In an age of weak leadership, perhaps it shouldn’t be seen as a surprise that the UK seems a little bit obsessed with Winston Churchill at the moment.  Whether it be the scary future of Brexit or just the nostalgic wallowing in a glorious past, or a bit of both – this monumental and heroic character’s history is being rewritten and reinterpreted again and again.  At the weekend I enjoyed seeing the latest effort – ‘The Darkest Hour‘ – the Oscar-nominated work of Joe Wright (Atonement). I don’t think I watched a film that has so little action and is so dialogue-driven, yet also so absorbing.  Obviously, the stakes are high, its 1940 and Britain is alone in standing up to Hitler.  Churchill has just been elected leader and it is his toughest year – everything looks lost, a German invasion imminent and monumental pressure is put on him to enter some negotiations with Herr Hitler.  The film is cleverly ambiguous, Halifax & Chamberlain are given a fair showing in the film and peace talks seem very reasonable. To qualify as a ‘just-war’ it needs to be a war of last-resort and Thomists and just-war theorists may quibble about who was right, but I think the wonderful line of Churchill, ‘ You cannot reason with a tiger when your head is in its mouth‘ wins the day.

For me its a great study in leadership – Churchill standing at the dispatch box, with his Tory peers sitting in silence behind him, seething in passive aggression.  In their eyes his failure in the Dardanelles in the First World War and his flip-flopping to the Liberals is unforgivable. When leaders are ‘stress tested’ like this, its make or break time.  Its at times like this when a leader finds out who has ‘got their back’.  The two outstanding supports for Churchill, as portrayed by the film, are his wife Clement and King George VI.  A turning point is when the King, suspicious of Churchill at first, eventually says to him that he has his unequivocal support as he was the only man who when elected as leader struck fear in the heart of Hitler.

There is something lonely about authentic leadership – having to make key decisions that have big impacts/effects on people and living with the consequences.  There is a powerful image of the leader who is edging out onto the ice with everyone cheering them on from the sidelines. This support is flattering but of no use when you fall through the ice and there’s no one there to pull you out!  Ronald Heifetz in his very interesting book on ‘Adaptive Leadership’ has a lot of wisdom to share  –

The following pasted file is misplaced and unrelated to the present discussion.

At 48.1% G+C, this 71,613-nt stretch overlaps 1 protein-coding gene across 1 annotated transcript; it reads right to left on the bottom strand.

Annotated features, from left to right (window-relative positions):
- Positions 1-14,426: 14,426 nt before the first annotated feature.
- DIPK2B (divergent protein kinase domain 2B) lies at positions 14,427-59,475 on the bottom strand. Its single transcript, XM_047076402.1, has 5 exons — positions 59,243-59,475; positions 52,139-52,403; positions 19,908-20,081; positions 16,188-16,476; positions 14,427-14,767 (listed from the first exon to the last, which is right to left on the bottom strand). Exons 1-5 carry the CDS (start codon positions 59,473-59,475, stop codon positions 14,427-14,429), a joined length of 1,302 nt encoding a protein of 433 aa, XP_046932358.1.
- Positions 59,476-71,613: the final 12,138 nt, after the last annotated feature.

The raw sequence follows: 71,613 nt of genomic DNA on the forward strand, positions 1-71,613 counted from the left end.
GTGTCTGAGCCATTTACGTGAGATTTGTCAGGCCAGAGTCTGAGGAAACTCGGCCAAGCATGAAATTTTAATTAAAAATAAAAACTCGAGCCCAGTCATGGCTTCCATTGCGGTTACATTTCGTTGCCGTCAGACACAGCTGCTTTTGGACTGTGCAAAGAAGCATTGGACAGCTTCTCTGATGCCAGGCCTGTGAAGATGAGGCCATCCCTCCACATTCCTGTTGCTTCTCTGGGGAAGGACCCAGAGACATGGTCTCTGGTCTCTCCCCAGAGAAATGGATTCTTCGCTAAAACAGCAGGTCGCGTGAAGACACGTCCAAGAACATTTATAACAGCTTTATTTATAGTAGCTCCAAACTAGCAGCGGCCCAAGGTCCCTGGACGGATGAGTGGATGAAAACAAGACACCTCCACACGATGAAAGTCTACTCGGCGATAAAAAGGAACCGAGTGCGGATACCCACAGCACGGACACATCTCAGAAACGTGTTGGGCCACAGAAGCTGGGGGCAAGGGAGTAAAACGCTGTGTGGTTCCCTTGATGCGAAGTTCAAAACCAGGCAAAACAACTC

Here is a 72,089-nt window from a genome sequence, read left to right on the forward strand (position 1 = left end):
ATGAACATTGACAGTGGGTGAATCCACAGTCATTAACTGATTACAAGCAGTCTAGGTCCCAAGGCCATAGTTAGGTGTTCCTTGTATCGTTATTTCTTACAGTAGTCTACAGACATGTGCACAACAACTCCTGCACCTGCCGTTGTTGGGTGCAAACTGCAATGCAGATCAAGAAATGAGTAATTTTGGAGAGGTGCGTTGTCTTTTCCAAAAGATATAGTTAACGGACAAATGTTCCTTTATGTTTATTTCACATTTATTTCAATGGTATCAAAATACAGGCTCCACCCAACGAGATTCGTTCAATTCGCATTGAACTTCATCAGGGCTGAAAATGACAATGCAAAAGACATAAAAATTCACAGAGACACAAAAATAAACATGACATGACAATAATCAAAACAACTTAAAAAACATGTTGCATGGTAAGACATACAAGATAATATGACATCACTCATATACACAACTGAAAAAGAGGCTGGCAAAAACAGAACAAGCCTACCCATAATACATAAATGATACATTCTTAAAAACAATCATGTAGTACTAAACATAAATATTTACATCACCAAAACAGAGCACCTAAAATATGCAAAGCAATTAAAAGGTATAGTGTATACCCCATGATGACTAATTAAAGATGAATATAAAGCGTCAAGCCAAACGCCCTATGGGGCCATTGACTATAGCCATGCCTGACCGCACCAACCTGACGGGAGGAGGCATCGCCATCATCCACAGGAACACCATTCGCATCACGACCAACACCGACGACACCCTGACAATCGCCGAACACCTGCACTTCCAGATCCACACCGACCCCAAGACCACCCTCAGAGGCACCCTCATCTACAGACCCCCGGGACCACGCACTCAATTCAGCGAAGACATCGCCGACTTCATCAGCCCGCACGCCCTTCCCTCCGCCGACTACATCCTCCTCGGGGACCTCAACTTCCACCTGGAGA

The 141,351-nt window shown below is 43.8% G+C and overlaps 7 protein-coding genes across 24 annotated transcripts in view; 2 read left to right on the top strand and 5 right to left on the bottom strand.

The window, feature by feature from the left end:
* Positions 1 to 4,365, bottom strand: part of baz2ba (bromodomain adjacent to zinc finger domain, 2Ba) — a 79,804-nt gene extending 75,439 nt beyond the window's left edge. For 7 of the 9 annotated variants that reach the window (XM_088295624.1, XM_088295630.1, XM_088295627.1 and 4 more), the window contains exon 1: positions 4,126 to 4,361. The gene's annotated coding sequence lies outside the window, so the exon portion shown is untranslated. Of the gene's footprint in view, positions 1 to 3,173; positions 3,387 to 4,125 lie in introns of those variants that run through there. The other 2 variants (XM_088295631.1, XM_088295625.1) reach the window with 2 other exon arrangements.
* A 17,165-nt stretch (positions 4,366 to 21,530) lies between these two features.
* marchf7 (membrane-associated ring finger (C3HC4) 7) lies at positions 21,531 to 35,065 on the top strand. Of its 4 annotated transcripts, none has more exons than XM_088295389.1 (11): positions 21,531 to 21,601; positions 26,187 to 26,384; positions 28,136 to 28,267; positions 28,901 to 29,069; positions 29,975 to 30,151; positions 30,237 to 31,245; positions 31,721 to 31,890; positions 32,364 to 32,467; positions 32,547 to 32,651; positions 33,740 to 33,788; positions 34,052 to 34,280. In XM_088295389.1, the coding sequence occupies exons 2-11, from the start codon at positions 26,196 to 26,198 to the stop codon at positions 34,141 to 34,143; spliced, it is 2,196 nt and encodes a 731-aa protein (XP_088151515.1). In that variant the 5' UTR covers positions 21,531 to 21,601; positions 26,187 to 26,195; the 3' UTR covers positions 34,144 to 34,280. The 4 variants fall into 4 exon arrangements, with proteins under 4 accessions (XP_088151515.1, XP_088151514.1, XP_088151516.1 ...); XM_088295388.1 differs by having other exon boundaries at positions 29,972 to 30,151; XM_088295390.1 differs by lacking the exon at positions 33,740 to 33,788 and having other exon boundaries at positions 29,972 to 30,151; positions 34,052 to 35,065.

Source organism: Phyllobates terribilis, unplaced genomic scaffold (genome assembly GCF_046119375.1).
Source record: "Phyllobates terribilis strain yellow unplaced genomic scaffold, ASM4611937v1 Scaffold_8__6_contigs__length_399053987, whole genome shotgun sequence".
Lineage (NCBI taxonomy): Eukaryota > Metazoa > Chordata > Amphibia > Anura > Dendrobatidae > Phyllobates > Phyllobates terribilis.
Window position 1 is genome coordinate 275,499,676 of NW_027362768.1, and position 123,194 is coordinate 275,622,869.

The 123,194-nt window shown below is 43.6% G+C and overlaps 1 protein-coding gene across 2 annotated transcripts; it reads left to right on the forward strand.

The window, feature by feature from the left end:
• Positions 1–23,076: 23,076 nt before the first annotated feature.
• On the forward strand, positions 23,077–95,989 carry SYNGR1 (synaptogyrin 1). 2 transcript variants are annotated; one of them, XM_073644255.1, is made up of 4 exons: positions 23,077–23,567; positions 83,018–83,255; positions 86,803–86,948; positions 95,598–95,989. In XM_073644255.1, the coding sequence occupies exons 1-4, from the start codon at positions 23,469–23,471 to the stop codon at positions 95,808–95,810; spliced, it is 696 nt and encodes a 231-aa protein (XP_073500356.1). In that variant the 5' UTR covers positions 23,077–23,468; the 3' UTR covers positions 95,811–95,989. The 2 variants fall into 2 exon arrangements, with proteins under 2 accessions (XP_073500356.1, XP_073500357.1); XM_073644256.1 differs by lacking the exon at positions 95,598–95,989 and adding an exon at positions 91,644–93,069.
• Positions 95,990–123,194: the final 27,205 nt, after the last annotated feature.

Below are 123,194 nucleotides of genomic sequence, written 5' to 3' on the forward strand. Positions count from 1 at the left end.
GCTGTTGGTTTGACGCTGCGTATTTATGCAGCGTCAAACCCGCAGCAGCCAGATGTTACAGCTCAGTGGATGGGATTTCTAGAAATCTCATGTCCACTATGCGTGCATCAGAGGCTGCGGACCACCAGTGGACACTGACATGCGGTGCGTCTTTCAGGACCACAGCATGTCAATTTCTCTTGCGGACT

Don’t do it alone – Sounds easy and obvious, but we have seen over and over again how people who are trying to do the right thing end out on a limb all alone. It is not only lonely out there; it is dangerous.  Those who see your good works as a threat will find you a much easier target if you are out there by yourself …. your opponents will do whatever it takes to make you vulnerable…. a much more subtle danger comes from your friends, you enjoy the plaudits that comes from being on the front line… but they say to themselves, ‘if the ice is strong enough we will follow him’, they clap harder as you inch your way across the frozen lake so you think they are right behind you, but when you look back you see them still onshore, wiating to see what happens… to keep you motivated they say things like ‘you are indespensible‘ …. which makes you feel good all over… Want to hear it again? Just inch out further onto the ice…. to avoid making this mistake, when someone tells you how wonderful you are, listen for that little voice inside yourself that says ‘I know I am terrific, but I’m not that terrific’

AMDG

Adolescence, the phase of life which marks the transition between childhood and adulthood, has officially been extended – at least according to UK Policy Makers – from 10-24.  This takes into account earlier puberty and a delayed transition into adulthood.  According to  Laurence Steinberg, in the western world adolescence is now three times longer than in the 19th Century and twice as long as in the 1950’s.  So this new official ruling means in the UK, statutory care for care leavers is now extended to the age of  24. Children in ‘care’, usually provided by foster parents,  leave home at the age of 16-18 and have a more abrupt transition into independent life.